The combination of computational design and directed evolution could offer a general strategy to create enzymes with new functions. So far, this approach has delivered enzymes for a handful of model reactions. Here we show that new catalytic mechanisms can be engineered into proteins to accelerate more challenging chemical transformations. Evolutionary optimization of a primitive design afforded an efficient and enantioselective enzyme (BH32.14) for the Morita-Baylis-Hillman (MBH) reaction. BH32.14 is suitable for preparative-scale transformations, accepts a broad range of aldehyde and enone coupling partners and is able to promote selective monofunctionalizations of dialdehydes. Crystallographic, biochemical and computational studies reveal that BH32.14 operates via a sophisticated catalytic mechanism comprising a His23 nucleophile paired with a judiciously positioned Arg124. This catalytic arginine shuttles between conformational states to stabilize multiple oxyanion intermediates and serves as a genetically encoded surrogate of privileged bidentate hydrogen-bonding catalysts (for example, thioureas). This study demonstrates that elaborate catalytic devices can be built from scratch to promote demanding multi-step processes not observed in nature.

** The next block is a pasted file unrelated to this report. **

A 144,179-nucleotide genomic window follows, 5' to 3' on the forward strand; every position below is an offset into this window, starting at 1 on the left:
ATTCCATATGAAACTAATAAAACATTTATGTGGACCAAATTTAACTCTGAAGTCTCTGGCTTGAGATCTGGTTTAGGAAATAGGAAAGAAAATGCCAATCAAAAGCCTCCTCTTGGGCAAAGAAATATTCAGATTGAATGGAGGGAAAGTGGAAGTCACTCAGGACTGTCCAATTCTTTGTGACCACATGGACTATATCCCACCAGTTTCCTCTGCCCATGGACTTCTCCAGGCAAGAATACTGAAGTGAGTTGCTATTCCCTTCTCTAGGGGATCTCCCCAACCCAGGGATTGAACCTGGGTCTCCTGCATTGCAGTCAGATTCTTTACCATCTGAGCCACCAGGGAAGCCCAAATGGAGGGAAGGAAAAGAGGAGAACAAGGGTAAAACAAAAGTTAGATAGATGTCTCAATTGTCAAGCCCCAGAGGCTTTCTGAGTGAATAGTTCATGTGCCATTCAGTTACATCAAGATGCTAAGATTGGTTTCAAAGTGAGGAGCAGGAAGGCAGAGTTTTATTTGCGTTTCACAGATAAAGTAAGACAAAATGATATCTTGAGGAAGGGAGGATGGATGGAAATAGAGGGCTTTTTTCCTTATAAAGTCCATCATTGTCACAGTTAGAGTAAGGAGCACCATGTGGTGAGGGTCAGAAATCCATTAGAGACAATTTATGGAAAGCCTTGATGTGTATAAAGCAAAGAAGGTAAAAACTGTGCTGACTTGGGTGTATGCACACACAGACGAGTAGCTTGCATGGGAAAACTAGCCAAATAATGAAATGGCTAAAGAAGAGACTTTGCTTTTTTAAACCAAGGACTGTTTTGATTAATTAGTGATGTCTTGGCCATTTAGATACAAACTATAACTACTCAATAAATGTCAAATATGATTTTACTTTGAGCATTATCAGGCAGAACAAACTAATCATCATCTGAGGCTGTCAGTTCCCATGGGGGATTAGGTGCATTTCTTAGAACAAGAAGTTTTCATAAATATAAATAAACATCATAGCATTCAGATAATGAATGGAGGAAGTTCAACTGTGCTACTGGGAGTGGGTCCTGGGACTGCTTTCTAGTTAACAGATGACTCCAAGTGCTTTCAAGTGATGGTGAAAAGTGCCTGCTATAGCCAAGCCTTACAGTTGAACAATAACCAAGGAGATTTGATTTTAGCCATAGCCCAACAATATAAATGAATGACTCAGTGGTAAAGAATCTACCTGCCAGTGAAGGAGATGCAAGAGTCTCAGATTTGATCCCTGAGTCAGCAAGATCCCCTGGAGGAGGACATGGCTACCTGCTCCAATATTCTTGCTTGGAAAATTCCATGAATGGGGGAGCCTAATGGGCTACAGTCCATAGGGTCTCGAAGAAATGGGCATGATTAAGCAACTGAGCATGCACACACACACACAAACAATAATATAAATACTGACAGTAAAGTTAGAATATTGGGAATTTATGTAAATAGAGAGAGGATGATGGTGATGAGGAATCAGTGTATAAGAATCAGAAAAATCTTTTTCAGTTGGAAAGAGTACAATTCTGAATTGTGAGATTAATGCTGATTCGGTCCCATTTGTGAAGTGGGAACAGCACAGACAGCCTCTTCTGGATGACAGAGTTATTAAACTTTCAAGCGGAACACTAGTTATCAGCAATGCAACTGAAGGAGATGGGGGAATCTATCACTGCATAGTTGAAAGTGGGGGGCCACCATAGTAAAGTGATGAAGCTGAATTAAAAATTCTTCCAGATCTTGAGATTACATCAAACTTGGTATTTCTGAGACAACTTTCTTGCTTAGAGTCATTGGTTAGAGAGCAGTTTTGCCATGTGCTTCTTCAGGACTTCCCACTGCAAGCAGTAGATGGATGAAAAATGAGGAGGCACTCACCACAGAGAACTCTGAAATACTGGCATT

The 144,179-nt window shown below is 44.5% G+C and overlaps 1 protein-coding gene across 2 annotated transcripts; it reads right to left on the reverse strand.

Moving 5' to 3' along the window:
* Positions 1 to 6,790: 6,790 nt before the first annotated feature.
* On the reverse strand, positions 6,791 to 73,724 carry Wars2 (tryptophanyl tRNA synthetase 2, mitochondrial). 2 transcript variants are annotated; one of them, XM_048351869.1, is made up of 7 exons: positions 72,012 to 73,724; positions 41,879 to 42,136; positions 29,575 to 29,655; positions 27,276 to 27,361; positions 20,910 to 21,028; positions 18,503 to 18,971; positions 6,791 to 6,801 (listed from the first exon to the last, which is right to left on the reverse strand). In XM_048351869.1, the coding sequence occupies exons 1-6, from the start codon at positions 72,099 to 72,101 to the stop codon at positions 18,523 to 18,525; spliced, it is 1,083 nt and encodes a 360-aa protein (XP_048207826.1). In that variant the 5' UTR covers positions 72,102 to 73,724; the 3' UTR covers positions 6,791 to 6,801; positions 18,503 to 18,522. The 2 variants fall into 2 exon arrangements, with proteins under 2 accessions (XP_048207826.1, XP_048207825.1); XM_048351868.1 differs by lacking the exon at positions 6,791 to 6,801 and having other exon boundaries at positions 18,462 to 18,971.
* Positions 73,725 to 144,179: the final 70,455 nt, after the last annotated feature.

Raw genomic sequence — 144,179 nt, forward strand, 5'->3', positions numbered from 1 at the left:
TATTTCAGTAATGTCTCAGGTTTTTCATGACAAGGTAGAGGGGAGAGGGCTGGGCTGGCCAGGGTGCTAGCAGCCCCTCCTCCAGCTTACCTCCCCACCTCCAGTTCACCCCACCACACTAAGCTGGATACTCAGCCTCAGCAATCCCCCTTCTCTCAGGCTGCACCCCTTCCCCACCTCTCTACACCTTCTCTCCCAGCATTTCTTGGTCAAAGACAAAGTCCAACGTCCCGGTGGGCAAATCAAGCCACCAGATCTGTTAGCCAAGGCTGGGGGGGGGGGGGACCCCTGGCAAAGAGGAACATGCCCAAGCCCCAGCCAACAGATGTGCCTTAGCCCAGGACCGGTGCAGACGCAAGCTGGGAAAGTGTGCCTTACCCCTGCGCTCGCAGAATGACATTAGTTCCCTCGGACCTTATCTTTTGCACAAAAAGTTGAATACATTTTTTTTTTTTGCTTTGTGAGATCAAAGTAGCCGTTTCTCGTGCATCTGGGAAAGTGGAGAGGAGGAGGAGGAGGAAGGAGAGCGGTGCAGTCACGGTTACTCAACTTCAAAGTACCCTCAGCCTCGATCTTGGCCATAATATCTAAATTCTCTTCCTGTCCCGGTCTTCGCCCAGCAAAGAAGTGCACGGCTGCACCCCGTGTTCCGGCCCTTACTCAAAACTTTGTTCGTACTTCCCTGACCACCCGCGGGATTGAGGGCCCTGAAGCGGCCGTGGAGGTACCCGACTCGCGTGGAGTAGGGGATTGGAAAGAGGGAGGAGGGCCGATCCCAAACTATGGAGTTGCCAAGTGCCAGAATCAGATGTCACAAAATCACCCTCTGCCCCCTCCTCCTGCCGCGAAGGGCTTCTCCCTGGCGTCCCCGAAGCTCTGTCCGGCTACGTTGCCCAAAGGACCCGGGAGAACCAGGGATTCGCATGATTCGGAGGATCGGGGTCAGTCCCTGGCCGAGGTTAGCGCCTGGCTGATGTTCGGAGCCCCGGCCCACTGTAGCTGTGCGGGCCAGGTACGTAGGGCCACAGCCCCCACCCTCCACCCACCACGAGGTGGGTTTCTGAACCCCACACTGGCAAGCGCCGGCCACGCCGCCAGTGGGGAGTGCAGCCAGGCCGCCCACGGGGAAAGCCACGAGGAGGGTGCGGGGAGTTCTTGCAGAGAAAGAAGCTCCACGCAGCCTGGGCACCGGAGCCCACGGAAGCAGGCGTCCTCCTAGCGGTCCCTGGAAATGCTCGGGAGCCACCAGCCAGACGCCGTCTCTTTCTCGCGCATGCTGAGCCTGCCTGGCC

© 2021. The Author(s), under exclusive licence to Springer Nature Limited.